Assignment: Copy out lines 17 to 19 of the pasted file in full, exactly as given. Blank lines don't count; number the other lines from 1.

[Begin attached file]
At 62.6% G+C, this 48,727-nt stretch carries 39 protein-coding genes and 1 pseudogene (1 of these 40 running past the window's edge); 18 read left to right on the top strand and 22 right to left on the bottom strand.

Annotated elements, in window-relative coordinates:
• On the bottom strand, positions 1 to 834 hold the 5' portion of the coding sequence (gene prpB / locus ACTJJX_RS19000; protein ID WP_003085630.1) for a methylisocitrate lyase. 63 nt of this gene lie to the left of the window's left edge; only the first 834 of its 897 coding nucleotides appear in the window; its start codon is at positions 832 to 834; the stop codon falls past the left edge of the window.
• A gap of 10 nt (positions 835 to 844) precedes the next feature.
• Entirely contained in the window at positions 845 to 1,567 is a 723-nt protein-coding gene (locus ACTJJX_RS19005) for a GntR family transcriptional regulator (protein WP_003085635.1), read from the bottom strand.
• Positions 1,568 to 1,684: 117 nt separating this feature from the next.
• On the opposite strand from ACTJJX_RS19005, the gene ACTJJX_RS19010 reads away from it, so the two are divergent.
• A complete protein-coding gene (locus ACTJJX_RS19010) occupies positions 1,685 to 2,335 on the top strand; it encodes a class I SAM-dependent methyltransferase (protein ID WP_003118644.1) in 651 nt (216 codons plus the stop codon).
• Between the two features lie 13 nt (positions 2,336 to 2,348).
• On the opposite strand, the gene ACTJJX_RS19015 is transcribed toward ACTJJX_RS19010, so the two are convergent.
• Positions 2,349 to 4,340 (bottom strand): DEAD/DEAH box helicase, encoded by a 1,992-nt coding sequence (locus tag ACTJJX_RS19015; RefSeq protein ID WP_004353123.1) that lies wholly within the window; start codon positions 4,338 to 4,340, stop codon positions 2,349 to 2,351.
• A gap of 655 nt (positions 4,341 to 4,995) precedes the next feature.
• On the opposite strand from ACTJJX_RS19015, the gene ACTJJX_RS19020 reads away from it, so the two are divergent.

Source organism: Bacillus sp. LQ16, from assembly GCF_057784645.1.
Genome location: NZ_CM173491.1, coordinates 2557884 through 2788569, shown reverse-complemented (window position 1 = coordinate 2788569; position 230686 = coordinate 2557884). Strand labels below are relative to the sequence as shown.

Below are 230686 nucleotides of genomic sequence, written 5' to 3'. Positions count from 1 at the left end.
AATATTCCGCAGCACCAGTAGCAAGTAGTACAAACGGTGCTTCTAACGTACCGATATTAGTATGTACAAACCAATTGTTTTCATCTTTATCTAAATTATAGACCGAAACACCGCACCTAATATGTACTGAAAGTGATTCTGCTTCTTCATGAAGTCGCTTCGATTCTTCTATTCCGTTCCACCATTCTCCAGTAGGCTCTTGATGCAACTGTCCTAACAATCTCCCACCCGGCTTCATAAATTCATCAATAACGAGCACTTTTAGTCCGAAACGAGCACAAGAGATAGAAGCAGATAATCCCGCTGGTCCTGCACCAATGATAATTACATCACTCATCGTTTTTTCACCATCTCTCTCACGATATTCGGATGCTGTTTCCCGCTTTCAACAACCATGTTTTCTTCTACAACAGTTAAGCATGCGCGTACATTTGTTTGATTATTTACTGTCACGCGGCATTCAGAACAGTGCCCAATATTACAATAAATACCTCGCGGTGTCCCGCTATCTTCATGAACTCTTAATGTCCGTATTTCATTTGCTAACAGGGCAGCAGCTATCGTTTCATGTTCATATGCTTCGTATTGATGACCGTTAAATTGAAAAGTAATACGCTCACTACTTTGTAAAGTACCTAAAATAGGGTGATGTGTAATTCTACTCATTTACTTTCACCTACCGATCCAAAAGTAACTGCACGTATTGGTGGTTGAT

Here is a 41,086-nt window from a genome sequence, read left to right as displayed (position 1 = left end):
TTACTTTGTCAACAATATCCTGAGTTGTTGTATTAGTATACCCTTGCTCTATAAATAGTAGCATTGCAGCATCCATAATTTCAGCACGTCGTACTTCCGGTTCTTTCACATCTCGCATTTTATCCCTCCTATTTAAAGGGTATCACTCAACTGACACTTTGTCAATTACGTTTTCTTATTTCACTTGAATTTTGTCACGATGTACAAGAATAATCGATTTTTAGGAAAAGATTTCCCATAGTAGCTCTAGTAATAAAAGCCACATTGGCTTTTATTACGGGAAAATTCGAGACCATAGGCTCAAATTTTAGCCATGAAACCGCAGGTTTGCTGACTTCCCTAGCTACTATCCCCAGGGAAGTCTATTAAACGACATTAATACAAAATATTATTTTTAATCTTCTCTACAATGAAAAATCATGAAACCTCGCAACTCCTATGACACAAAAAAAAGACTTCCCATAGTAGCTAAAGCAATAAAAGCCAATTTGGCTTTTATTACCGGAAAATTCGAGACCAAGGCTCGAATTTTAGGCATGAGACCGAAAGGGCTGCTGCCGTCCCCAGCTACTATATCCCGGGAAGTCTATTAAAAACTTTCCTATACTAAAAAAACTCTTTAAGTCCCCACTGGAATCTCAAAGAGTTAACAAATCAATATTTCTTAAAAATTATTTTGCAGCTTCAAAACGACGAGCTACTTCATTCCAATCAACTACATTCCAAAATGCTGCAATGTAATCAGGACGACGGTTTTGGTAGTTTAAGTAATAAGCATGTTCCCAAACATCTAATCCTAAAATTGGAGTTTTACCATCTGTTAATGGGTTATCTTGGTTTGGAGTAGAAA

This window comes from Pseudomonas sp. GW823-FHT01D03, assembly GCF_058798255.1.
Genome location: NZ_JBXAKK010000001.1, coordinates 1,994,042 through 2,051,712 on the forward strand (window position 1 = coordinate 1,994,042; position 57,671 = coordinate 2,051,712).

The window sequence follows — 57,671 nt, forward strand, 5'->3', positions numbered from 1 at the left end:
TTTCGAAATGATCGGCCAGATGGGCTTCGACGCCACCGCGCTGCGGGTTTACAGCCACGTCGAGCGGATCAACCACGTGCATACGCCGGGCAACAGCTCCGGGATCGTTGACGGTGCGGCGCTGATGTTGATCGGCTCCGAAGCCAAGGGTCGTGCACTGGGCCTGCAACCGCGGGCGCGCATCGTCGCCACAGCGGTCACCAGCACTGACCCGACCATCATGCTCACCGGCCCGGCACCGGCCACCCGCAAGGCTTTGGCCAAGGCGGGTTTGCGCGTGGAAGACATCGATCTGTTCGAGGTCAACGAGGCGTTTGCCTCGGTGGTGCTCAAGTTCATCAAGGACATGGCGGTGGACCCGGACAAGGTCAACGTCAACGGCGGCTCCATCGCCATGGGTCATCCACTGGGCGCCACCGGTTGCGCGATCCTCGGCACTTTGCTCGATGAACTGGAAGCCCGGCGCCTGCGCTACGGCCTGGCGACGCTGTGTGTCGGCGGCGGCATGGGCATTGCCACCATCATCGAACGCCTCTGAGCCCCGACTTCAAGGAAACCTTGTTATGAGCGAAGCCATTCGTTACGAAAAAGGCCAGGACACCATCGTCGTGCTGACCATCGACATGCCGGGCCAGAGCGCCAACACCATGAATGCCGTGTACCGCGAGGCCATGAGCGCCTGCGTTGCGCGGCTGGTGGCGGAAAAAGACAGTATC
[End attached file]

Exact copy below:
AATATTCCGCAGCACCAGTAGCAAGTAGTACAAACGGTGCTTCTAACGTACCGATATTAGTATGTACAAACCAATTGTTTTCATCTTTATCTAAATTATAGACCGAAACACCGCACCTAATATGTACTGAAAGTGATTCTGCTTCTTCATGAAGTCGCTTCGATTCTTCTATTCCGTTCCACCATTCTCCAGTAGGCTCTTGATGCAACTGTCCTAACAATCTCCCACCCGGCTTCATAAATTCATCAATAACGAGCACTTTTAGTCCGAAACGAGCACAAGAGATAGAAGCAGATAATCCCGCTGGTCCTGCACCAATGATAATTACATCACTCATCGTTTTTTCACCATCTCTCTCACGATATTCGGATGCTGTTTCCCGCTTTCAACAACCATGTTTTCTTCTACAACAGTTAAGCATGCGCGTACATTTGTTTGATTATTTACTGTCACGCGGCATTCAGAACAGTGCCCAATATTACAATAAATACCTCGCGGTGTCCCGCTATCTTCATGAACTCTTAATGTCCGTATTTCATTTGCTAACAGGGCAGCAGCTATCGTTTCATGTTCATATGCTTCGTATTGATGACCGTTAAATTGAAAAGTAATACGCTCACTACTTTGTAAAGTACCTAAAATAGGGTGATGTGTAATTCTACTCATTTACTTTCACCTACCGATCCAAAAGTAACTGCACGTATTGGTGGTTGAT

Here is a 41,086-nt window from a genome sequence, read left to right as displayed (position 1 = left end):
TTACTTTGTCAACAATATCCTGAGTTGTTGTATTAGTATACCCTTGCTCTATAAATAGTAGCATTGCAGCATCCATAATTTCAGCACGTCGTACTTCCGGTTCTTTCACATCTCGCATTTTATCCCTCCTATTTAAAGGGTATCACTCAACTGACACTTTGTCAATTACGTTTTCTTATTTCACTTGAATTTTGTCACGATGTACAAGAATAATCGATTTTTAGGAAAAGATTTCCCATAGTAGCTCTAGTAATAAAAGCCACATTGGCTTTTATTACGGGAAAATTCGAGACCATAGGCTCAAATTTTAGCCATGAAACCGCAGGTTTGCTGACTTCCCTAGCTACTATCCCCAGGGAAGTCTATTAAACGACATTAATACAAAATATTATTTTTAATCTTCTCTACAATGAAAAATCATGAAACCTCGCAACTCCTATGACACAAAAAAAAGACTTCCCATAGTAGCTAAAGCAATAAAAGCCAATTTGGCTTTTATTACCGGAAAATTCGAGACCAAGGCTCGAATTTTAGGCATGAGACCGAAAGGGCTGCTGCCGTCCCCAGCTACTATATCCCGGGAAGTCTATTAAAAACTTTCCTATACTAAAAAAACTCTTTAAGTCCCCACTGGAATCTCAAAGAGTTAACAAATCAATATTTCTTAAAAATTATTTTGCAGCTTCAAAACGACGAGCTACTTCATTCCAATCAACTACATTCCAAAATGCTGCAATGTAATCAGGACGACGGTTTTGGTAGTTTAAGTAATAAGCATGTTCCCAAACATCTAATCCTAAAATTGGAGTTTTACCATCTGTTAATGGGTTATCTTGGTTTGGAGTAGAAA